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Monday, February 18, 2008

Deciphering Brzezinski's Trip to Syria

Zbigniew Brzezinski, top foreign policy advisor to Barack Obama, recently made a low key trip to Syria to meet with its leader, Bashar Assad.

What in the world are advisers to both Senators Obama and Clinton doing in Syria in the middle of a presidential campaign — and why are the two campaigns so unforthcoming about the details of the visits? The same week that a terrorist mastermind harbored by the Baathist regime in Damascus was assassinated by a car bomb, both one of Mr. Obama's foreign policy counselors, Zbigniew Brzezinski, a long-time critic of Israel, and one of Mrs. Clinton's national finance chairs, Hassan Nemazee, were meeting with President Assad.

The article, along with much of the media all over, is speculating over what Brzezinski was doing there. That is a fascinating question, however we should start by looking at exactly who Brzezinski is. Brezizinski is a leading foreign policy thinker from the school of the realists. The realists see our aggressive action in the GWOT as largely imperialistic, and they don't believe that we can force change upon the Middle East. They certainly don't see change taking place through force, and rather they see the U.S. working with the governments currently ruling and affecting change through non violent means.

While few oppose the goal of political and economic liberalization, many individuals question both the morality and the efficacy of using military force and diplomatic pressure to achieve these aims. This was the starting point for our discussion, and continues to be the organizing principle (Statement of Principles) on which we operate.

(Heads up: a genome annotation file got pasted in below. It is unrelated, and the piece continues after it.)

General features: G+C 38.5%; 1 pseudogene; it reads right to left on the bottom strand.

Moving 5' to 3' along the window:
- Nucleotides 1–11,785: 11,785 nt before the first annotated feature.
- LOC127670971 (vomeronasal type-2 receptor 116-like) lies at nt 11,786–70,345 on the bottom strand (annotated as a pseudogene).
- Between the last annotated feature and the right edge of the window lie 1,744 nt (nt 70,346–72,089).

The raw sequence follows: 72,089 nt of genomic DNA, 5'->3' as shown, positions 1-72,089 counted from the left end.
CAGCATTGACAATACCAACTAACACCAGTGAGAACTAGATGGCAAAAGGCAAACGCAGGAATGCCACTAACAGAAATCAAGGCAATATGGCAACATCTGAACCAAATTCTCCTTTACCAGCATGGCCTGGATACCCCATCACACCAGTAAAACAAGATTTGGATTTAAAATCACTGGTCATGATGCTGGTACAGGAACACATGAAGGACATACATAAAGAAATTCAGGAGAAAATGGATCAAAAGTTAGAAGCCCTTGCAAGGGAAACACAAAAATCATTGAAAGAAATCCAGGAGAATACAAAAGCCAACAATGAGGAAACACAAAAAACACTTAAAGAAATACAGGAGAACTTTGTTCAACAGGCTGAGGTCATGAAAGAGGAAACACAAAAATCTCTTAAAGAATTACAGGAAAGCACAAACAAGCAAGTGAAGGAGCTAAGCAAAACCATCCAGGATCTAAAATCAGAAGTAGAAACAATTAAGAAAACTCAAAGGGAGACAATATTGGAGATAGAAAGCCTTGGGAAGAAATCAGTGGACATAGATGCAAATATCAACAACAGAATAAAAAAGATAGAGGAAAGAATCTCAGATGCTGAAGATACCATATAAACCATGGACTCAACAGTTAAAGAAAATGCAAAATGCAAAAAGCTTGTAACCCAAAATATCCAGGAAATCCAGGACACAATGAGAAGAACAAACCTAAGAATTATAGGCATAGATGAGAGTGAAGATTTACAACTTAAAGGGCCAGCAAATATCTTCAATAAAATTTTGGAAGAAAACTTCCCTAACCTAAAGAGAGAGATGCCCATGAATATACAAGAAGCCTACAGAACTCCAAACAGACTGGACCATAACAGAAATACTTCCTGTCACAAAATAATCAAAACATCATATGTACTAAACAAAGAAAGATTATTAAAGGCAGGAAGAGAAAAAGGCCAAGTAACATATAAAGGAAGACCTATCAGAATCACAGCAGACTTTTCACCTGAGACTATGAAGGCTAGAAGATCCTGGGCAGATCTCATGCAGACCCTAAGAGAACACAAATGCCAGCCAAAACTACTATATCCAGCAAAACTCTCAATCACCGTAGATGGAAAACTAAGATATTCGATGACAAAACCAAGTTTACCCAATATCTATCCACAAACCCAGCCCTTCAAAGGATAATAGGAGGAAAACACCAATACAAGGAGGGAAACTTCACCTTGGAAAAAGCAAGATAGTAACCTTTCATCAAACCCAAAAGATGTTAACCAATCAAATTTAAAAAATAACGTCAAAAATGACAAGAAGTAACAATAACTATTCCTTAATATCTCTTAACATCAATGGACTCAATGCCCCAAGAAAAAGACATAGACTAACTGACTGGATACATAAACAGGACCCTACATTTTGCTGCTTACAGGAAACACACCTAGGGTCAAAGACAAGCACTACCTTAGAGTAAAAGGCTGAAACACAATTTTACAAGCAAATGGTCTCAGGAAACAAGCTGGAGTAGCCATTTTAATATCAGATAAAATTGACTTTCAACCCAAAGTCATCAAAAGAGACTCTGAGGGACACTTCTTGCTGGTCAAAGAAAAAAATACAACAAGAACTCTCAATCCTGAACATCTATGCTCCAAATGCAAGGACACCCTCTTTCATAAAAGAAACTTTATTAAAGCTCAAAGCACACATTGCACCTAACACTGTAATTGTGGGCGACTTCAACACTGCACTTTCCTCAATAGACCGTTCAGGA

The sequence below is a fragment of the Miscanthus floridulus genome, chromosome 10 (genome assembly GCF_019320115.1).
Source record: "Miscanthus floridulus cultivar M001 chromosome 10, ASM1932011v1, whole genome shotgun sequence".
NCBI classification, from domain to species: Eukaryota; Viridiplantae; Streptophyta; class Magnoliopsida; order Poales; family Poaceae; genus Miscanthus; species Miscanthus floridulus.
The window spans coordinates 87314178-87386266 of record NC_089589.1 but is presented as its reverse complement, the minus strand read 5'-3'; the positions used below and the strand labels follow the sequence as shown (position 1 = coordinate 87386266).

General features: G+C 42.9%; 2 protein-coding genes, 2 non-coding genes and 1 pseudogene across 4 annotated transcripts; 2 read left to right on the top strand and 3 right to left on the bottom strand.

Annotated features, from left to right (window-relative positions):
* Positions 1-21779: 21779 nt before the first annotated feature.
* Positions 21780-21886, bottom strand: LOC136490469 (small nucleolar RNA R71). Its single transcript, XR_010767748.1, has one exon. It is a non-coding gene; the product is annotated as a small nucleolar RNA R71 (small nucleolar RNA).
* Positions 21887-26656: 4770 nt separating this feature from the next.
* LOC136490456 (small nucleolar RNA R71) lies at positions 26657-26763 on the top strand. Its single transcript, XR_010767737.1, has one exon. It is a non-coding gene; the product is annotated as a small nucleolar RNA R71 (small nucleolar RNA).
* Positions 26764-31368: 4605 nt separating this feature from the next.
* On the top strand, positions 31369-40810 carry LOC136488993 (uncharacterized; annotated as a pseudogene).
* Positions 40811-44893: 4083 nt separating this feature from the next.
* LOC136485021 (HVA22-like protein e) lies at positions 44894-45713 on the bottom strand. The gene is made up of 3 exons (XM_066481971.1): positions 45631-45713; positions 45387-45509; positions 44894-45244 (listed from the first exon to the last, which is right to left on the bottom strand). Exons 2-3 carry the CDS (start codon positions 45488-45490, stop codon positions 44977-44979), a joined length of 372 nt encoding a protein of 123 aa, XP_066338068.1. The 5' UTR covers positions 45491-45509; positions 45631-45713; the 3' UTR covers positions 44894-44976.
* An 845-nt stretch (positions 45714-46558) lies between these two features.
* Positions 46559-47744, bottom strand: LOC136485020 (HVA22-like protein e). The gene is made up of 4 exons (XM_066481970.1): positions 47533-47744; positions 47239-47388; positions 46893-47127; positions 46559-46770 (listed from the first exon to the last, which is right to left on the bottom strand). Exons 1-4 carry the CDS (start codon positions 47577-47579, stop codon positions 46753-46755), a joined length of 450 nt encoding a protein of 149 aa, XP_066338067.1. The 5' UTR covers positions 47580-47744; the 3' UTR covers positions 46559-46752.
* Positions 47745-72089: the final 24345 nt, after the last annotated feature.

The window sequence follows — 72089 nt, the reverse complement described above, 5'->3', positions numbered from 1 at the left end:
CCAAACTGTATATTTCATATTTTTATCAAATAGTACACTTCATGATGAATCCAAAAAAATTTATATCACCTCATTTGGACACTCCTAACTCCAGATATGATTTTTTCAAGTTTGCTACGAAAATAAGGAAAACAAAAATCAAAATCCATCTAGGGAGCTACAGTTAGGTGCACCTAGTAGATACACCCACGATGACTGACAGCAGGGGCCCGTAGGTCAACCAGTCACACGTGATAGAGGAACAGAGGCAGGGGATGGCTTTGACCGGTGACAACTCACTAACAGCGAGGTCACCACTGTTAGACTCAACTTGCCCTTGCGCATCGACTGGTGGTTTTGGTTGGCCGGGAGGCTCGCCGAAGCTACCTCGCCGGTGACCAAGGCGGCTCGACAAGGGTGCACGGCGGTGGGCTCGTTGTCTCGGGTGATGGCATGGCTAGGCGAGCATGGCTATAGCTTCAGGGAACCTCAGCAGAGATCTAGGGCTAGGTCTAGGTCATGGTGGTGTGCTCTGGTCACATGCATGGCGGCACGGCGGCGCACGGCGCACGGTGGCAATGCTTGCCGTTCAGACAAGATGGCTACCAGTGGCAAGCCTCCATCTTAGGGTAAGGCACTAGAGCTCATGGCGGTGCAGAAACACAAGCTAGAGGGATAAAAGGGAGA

In order to counter the arguments of those who favor empire, the Coalition holds conferences, and media events, promotes research, and communicates a vision of the alternatives to American empire, including a restrained foreign policy that protects American interests.

Thus, the short answer for why Brzezinski is meeting with Assad is that he is a leading realist thinker. A better question is will this be effective. There is an old unattributed saying that describes my feelings about meeting with the enemy...

you negotiate with the enemy with your knee in his chest and your knife at his throat

Obama clearly believes you negotiate with your enemy by trying to charm them. On one level, I can see how he believes this and that's because he has spent much of his life being able to charm most everyone he meets. Why should the leaders of countries such as Iran, Syria, and North Korea be any different? The problem for me with this thinking is that unlike most people the leaders of these nations are sociopaths. For them, every meeting, every word, and every action is set in the context of achieving their own agenda.